Big Ten Inks Record TV Deal Worth More Than $1 Billion Annually

by Riley Overend 5

August 18th, 2022 Big Ten, College, News

The Big Ten announced Thursday that it signed the most lucrative media rights deal ever for a college conference, reaching a seven-year TV agreement with Fox, CBS and NBC that averages out to more than $1.1 billion annually. 

The arrangement, which includes five networks in total along with FS1 and the Big Ten Network (BTN), takes effect next July and runs through the 2029-30 season. ESPN was left out of the mix, ending its 40-year relationship with the Big Ten just before the network is set to begin a new 10-year media rights deal with the SEC worth about $7 billion. 

Property Media Partner(s) Years Expires Total Avg. Value
Big Ten (starts 2023) Fox/NBC/CBS 7 2030 $8.05B $1.15B
SEC ESPN 10 2034 $7.1B $710M
College Football Playoff ESPN 12 2025-26 $7.3B $608.33M
Pac-12 Fox/ESPN 12 2024 $3.0B $250M
ACC ESPN 20 2036 $4.8B $240M
Big Ten Fox 6 2023 $1.44B $240M
Big 12 Fox/ESPN 13 2025 $2.6B $200M
Big Ten ESPN 6 2023 $1.14B $190M
SEC CBS 15 2023 $825M $55M
Notre Dame (football) NBC 10 2025 $150M $15M
Big Ten (basketball) CBS 6 2023 $60M $10M

*numbers courtesy of Sports Business Journal

The $8 billion deal is about three times larger than the Big Ten’s expiring agreement, which was worth about $2.6 billion over six years. It was fueled by the surging value of football broadcasting rights and boosted by the Big Ten’s recent additions of USC and UCLA.

With UC regents exploring the possibility of blocking UCLA’s move to the Big Ten, the LA Times is reporting that the conference’s massive media rights deal could also give UCLA more leverage in officially securing its exit from the Pac-12.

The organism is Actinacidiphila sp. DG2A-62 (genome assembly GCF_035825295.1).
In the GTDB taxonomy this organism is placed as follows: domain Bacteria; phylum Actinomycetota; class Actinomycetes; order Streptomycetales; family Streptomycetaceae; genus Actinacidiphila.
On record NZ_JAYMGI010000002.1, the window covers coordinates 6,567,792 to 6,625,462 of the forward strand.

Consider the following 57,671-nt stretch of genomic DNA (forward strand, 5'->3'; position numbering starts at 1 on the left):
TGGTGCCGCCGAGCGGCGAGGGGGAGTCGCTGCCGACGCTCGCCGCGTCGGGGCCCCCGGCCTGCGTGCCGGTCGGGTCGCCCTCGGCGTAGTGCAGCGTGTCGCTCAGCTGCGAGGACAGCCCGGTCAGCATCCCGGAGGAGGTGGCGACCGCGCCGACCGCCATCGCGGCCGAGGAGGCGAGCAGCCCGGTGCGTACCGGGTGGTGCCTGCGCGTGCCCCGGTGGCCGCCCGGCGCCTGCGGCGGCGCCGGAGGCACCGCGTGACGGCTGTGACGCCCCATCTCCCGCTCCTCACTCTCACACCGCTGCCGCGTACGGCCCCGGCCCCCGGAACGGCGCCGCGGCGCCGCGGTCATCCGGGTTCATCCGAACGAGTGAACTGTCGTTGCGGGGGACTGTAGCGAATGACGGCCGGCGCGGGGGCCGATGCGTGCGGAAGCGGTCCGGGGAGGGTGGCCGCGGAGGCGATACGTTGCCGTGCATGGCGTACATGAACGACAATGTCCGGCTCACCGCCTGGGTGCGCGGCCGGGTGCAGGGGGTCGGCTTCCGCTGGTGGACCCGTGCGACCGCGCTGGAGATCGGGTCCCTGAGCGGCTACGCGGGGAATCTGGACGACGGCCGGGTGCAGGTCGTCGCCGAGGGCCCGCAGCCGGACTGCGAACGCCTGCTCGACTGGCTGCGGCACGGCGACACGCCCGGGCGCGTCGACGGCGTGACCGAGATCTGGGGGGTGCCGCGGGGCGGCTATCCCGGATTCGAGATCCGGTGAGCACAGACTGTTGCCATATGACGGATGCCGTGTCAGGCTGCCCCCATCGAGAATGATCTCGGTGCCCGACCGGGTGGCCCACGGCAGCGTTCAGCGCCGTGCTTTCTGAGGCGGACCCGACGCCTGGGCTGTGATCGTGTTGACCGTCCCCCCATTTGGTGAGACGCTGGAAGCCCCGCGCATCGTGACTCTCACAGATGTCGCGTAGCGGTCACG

Member schools are projected to eventually receive $100 million annually, nearly double the $54.3 million paid out during the most recent fiscal year (2019-20) not impacted by the COVID-19 pandemic. 

Now stretching from coast to coast, the Big Ten has elected to adopt the NFL’s scheduling model on football Saturdays to satisfy its growing fan base. Fox will take the noon ET slot on Saturdays, CBS will follow during the 3:30 p.m. window, and NBC will cap each week with a primetime airing later at 8 p.m. Big Ten championship games will rotate between Fox, CBS, and NBC, which has exclusively broadcast Notre Dame. 

The BTN will remain the conference’s primary home for airing Olympic sports. NBC’s streaming service, Peacock, will be able to air up to 40 live events per year for Olympic sports.

“When you have multiple partners, it’s like having multiple siblings: There’s a certain amount of healthy competition,” said Big Ten commissioner Kevin Warren

Warren, a former Minnesota Vikings executive, has been crafting the new media rights deal since he was hired in 2019. Presidents, chancellors, and athletic directors voted to approve the agreement last Friday. 

The record deal could reignite debate surrounding revenue-sharing in college sports. Notably, Warren said he’s open to discussing the topic with athletes.

“I think all of these open issues have to be put on the table to discuss legitimately,” he said.

One interesting wrinkle in the deal is NBC committing a $100,000 advertising budget to each conference school with the goal of promoting their academic missions. 

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Paul Eaton
1 month ago

Bring back Men’s Swimming and Diving at IOWA!

Jessie
1 month ago

No more excuses MSU! Bring back the Swim & Dive program!

BIG swim fan
1 month ago

Maybe now they’ll be able to afford more then 720p for streaming swimming

swimphan
1 month ago

Anyone still questioning why USC and UCLA decided to bolt the Pac-12? Even if Gov Newsom and the UC Regents want to keep UCLA as an indentured servant in the Pac-12, Plan B is the original Plan A: USC and Stanford to the BIG.

IU Swammer
1 month ago

$$$$$

About Riley Overend

Riley is an associate editor interested in the stories taking place outside of the pool just as much as the drama between the lane lines. A 2019 graduate of Boston College, he arrived at SwimSwam in April of 2022 after three years as a sports reporter and sports editor at newspapers …

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